GINGRICH: I do not believe that the people of the United States are going to take people who have been here a quarter of a century, who have children and grandchildren, who are members of the community, and expel them.
KARL: That's a tough sell in a primary where electric border fences and alligator-filled moats can be applause lines. Gingrich argued it's about family values, not amnesty.
GINGRICH: I'm prepared to take the heat for saying let's be humane in enforcing the law, without giving them citizenship.
KARL: Romney chided Gingrich for going soft on illegals.
ROMNEY: When we have had in the past programs that have said that the people who come here illegally are going to get to stay illegally for the rest of their life, that's going to only encourage more people to come here illegally.
KARL: Tough talk. But can Romney really attack Gingrich on this? Look at what he said just four years ago.
ROMNEY: The 12 million or so that are here illegally should be able to sign up for permanent residency or citizenship.
KARL: Romney unveiled his first TV ad this week, and it was a doozy, twisting and misrepresenting President Obama's words.
OBAMA: If we keep talking about the economy, we're going to lose.
KARL: But Obama was talking about John McCain, not himself. Here's what he actually said.
OBAMA: Sen. McCain's campaign actually said, and I quote, "If we keep talking about the economic crisis, we are going to lose."
KARL: The Obama campaign cried foul. Romney made no apology.
ROMNEY: What's sauce for the goose is now sauce for the gander.
KARL: Trending this week, down, Congress. The supercommittee's failure was inexcusable and embarrassing. And check out how congressman Don Young treated historian Douglas Brinkley before his committee.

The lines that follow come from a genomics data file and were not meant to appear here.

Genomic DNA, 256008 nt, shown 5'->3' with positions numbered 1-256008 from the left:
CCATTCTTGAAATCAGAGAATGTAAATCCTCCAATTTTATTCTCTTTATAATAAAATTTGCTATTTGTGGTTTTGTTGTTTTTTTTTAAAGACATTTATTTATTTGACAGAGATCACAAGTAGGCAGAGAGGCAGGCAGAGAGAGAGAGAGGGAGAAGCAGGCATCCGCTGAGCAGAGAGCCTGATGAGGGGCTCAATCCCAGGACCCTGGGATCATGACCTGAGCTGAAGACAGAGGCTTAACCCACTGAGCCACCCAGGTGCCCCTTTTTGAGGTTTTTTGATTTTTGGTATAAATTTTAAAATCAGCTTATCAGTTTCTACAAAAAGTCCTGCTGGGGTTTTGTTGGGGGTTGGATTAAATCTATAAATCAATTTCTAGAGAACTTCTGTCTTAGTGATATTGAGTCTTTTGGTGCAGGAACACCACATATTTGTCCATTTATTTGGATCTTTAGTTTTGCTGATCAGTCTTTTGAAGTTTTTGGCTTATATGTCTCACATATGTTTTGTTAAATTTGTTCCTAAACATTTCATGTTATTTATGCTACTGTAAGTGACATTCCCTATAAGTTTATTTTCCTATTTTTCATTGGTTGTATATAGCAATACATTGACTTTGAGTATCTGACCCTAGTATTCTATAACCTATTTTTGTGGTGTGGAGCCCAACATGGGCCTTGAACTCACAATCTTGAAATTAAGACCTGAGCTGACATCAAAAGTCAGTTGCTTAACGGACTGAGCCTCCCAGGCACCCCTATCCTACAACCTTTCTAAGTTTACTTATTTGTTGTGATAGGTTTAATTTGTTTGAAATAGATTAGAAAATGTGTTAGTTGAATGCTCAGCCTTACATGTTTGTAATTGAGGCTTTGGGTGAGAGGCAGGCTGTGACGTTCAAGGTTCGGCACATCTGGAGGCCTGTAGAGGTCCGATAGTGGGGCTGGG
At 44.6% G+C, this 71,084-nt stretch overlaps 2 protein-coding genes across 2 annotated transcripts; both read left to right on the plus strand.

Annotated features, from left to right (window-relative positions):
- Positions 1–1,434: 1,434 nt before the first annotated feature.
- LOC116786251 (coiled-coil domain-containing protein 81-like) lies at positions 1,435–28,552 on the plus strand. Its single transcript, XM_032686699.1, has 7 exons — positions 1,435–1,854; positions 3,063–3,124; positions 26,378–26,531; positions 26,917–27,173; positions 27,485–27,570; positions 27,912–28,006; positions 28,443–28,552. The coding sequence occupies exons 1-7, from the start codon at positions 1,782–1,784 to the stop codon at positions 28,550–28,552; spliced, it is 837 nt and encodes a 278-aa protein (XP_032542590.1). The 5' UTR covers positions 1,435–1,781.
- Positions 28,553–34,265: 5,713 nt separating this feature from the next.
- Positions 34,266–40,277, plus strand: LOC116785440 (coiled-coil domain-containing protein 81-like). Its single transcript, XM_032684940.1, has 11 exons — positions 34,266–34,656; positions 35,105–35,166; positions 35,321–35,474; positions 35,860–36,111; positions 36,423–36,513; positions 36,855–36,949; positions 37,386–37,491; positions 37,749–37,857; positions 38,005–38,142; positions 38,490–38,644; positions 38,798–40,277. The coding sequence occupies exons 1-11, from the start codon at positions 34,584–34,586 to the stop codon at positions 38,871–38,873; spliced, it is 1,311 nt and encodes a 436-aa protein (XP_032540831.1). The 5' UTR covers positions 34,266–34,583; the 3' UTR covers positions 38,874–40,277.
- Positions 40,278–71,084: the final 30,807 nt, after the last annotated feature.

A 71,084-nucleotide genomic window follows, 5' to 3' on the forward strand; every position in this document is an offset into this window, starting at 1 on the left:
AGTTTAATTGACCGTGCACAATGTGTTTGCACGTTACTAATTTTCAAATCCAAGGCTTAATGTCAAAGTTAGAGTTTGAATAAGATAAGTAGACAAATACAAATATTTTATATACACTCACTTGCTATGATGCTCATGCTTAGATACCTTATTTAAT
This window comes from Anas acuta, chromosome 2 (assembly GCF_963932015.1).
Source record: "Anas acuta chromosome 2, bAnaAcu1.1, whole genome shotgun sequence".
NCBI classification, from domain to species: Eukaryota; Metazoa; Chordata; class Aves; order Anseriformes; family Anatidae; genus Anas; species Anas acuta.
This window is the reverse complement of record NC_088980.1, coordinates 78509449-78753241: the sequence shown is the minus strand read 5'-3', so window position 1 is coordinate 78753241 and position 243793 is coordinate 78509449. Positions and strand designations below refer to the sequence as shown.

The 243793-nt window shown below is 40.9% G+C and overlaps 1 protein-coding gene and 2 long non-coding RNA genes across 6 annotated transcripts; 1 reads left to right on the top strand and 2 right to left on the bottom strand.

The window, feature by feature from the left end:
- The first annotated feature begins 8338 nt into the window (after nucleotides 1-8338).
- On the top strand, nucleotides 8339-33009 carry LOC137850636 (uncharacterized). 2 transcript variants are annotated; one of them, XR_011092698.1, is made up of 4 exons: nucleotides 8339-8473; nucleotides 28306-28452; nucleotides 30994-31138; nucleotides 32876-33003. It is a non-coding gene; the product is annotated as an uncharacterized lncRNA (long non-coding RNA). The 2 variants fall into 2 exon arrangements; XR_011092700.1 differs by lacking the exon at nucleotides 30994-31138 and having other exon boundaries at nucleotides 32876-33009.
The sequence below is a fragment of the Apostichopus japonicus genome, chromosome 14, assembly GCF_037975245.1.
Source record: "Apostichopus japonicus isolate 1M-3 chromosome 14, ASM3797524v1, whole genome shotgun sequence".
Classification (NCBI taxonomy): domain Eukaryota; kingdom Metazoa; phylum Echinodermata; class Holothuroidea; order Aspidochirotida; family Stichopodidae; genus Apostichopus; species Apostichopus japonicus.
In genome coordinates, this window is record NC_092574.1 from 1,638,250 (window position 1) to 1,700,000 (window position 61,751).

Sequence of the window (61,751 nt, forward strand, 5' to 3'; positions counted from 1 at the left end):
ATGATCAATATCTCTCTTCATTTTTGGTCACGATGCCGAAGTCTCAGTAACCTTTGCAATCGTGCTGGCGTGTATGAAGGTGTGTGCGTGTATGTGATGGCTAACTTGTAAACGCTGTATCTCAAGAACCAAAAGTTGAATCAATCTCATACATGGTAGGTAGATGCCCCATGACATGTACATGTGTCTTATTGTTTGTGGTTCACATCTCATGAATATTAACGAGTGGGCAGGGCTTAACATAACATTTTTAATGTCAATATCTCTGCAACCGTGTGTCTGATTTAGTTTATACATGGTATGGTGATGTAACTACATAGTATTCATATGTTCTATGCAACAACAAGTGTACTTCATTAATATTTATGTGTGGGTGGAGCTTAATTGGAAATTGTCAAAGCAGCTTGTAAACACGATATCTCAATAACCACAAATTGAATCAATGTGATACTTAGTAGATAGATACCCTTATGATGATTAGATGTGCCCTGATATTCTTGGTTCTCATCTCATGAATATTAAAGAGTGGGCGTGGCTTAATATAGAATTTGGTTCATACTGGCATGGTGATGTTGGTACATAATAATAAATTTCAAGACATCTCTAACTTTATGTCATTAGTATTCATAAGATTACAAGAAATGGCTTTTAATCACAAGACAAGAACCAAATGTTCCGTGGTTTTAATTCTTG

REP. DON YOUNG, R-ALASKA: And the I call it garbage, Dr. Rice, that comes from the mouth--
DOUGLAS BRINKLEY, HISTORIAN: Dr. Brinkley. Rice is a university.
YOUNG: No, OK--
YOUNG: -- anything I want while you sit in that chair. You keep quiet.
BRINKLEY: You don't own me. I pay your salary.
KARL: Down, Herman Cain. What's worse than controversy? Irrelevance. The only time he broke through during the CNN debate was when he mangled Wolf Blitzer's name.
HERMAN CAIN, PRESIDENTIAL CANDIDATE: No Blitz, that's oversimplifying it. I'm sorry, Blitz, I meant Wolf, OK?
KARL: Up, Liberty the turkey. He gets a presidential pardon and a job offer from Wild Turkey.
Jimmy Fallon, down. He invites Michele Bachmann on his show, and then his band plays the song "Lyin' bleep-bleep" when she walks out on the stage. Not funny.
For this week in politics, I'm Jonathan Karl. Christiane?
AMANPOUR: Thanks, Jon. And of course, Jon will join us on the roundtable in a bit.
Of course, the week's big story was the total collapse of the supercommittee. Washington is now once again in crisis mode, facing yet another ticking clock. It's enough to leave even the most upbeat Americans thoroughly vexed. And joining me to discuss the way forward, former supercommittee member, Pat Toomey, Republican of Pennsylvania.
Senator, thank you very much for joining us.
TOOMEY: Good morning. Thanks for having me.